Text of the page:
Steven Haffner (San Antonio, TX) discussed the primary prevention of CVD in patients with type 2 diabetes. (For a summary of this presentation, see http://diabeteshighlights.org/summary/summary.asp?sid=1&stid=15&ld= 2002-06-17.) Levels of prevention can be classified as primary prevention of diabetes itself, secondary prevention of complications in diabetic subjects free of disease, and tertiary prevention of further complications in those persons with diabetes who already have evidence of CVD. Haffner pointed out that there is high out-of-hospital mortality before first myocardial infarction in men with diabetes (3) and increased CVD prior to the onset of type 2 diabetes (4), suggesting that the truly appropriate approach should be diabetes prevention rather than frequent screening and treatment of those persons who have evidence of CVD. Prevention studies include the Da Qing Study (showing 31–46% risk reduction), the Finnish Prevention Study (showing 58% risk reduction), the Diabetes Prevention Program, and STOP-NIDDM (showing 25% reduction); thus, a variety of approaches may be useful. In addition, there is evidence that pravastatin, angiotensin-converting enzyme (ACE) inhibitors, and angiotensin receptor blocker (ARB) treatment may reduce rates of development of diabetes by 25–30%. Two major clinical trials are in progress, the Diabetes REduction Approaches with ramipril and rosiglitazone Medications (DREAM) Study and the Nateglinide And Valsartan in Impaired Glucose Tolerance Outcomes Research (NAVIGATOR) Study, to further address approaches to prevention of diabetes and CVD complications.
Among persons with diabetes, risk factors in the Multiple Risk Factor Intervention Trial (MRFIT) show similar effect, but at higher rates than in persons with diabetes (5). In the U.K. Prospective Diabetes Study (UKPDS), glycemic and blood pressure treatment decreased in microvascular and macrovascular disease. Also, metformin may have led to greater benefit than sulfonylurea (SU) and insulin, but this is unclear as those patients treated with metformin plus SU did less well than those treated with SU alone. Epidemiologic analysis of the UKPDS shows correlations of both hypertension and hyperglycemia with microvascular and macrovascular disease, with the latter group of complications, which are more common, being less affected by glycemia than by hypertension. The Diabetes Epidemiology: Collaborative analysis Of Diagnostic criteria in Europe (DECODE) and other studies show that postglucose load hyperglycemia may be particularly disadvantageous, so that the HbA1c alone may be insufficient for fully appreciating the adverse effect of glycemia. Haffner also reviewed data showing that hyperinsulinemia in nondiabetic persons is associated with adverse CVD risk.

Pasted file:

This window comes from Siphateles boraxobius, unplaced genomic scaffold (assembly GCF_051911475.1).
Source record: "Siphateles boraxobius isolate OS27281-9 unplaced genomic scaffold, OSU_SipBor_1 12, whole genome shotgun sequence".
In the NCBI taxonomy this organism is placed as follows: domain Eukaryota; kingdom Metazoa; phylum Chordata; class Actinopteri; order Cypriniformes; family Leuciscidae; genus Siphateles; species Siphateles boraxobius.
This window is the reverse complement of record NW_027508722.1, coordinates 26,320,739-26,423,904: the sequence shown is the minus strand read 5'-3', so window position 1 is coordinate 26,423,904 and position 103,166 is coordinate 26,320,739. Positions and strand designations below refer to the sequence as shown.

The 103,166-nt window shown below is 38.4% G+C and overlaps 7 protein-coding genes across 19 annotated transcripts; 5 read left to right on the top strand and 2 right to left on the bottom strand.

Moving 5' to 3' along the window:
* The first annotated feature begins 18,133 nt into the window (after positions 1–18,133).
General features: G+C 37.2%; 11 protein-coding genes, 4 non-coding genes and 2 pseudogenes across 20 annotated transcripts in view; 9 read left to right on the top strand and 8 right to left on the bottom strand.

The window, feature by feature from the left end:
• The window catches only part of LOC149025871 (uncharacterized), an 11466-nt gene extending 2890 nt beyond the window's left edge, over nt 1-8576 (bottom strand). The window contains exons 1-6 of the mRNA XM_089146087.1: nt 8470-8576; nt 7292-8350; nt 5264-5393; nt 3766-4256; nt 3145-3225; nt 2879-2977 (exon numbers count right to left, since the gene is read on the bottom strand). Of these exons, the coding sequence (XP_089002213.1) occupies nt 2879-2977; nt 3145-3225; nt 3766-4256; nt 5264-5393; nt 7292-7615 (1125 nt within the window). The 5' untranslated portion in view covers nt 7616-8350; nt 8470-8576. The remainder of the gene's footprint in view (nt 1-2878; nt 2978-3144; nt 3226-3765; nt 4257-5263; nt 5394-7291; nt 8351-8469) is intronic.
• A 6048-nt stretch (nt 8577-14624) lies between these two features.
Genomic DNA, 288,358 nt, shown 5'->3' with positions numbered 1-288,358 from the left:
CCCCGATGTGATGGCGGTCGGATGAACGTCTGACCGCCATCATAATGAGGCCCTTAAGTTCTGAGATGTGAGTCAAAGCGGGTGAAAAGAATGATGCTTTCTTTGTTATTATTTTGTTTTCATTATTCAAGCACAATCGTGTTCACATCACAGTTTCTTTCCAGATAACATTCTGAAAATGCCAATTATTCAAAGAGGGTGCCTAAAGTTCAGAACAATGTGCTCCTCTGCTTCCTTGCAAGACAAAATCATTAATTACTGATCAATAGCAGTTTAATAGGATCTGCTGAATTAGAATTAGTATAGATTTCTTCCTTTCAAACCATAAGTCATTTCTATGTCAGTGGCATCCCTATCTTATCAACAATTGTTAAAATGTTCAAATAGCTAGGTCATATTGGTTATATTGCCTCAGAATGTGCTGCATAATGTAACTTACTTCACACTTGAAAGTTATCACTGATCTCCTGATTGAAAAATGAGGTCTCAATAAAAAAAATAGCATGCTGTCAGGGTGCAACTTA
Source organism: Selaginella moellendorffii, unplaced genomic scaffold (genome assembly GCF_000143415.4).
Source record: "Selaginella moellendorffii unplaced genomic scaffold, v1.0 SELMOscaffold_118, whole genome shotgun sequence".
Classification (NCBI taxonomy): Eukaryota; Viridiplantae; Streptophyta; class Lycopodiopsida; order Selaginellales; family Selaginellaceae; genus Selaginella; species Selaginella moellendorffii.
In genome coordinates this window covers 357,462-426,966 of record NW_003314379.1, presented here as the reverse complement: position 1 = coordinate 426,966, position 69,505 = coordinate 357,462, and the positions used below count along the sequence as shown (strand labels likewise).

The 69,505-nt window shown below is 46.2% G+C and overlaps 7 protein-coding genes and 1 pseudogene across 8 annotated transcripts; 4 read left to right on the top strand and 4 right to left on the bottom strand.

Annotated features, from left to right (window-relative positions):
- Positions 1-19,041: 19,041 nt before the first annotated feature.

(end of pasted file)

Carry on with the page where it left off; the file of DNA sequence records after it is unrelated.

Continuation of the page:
Epidemiologic analysis suggests optimal systolic blood pressure levels to be <120 mmHg. Blood pressure treatment is effective, with interesting new data that ARBs may be better than β-blockers in the Losartan Intervention For Endpoint reduction in hypertension study (LIFE) study (6). Multivariate analysis of baseline characteristics of patients in the UKPDS shows dyslipidemia to be the major predictor of CVD risk (7). Haffner reviewed the Heart Protection Study, which showed benefit of statins in persons with diabetes, with both LDL cholesterol levels >100 mg/dl and lower LDL cholesterol levels (8). Fibrates have shown benefit in patients with diabetes in the Helsinki Heart Study, the Diabetes Atherosclerosis Intervention Study (DIAS), and the Veterans Affairs HDL Cholesterol Intervention Trial (VA-HIT), with coming trials addressing potential benefits of combination treatment with fibrates plus statins. Nicotinic acid, particularly in moderate doses, may offer another approach for lipid treatment for persons with diabetes. The Adult Treatment Panel (ATP) III guidelines suggest that the primary target of therapy to be LDL cholesterol, and considers diabetes to be a CVD risk equivalent, so that the goal for persons with diabetes is LDL <100. After the LDL goal is met, if triglyceride levels exceed 200 mg/dl, lowering the non-HDL cholesterol below 130 mg/dl becomes a secondary target (9). These guidelines also suggest that persons with the metabolic syndrome are at high risk, resulting in a population of ∼21 million persons in the U.S. requiring risk factor treatment. This figure is in addition to the 13 million persons with diabetes in the U.S., 90% of whom also have features of insulin resistance. There are interesting studies of the effects of thiazolidinediones on surrogate markers for CVD, and ongoing studies of outcome with these agents will be important.
As goals, Haffner suggested having an HbA1c <7%, or, perhaps, referring to the AACE recommendations, 6.5%; having blood pressure <130/80 mmHg, with ACE inhibitors and ARBs the preferred agents; and having LDL cholesterol <100, HDL cholesterol >45, and non-HDL cholesterol <130 mg/dl. Special interventions to be considered may include attention to postprandial glycemia and use of antioxidants.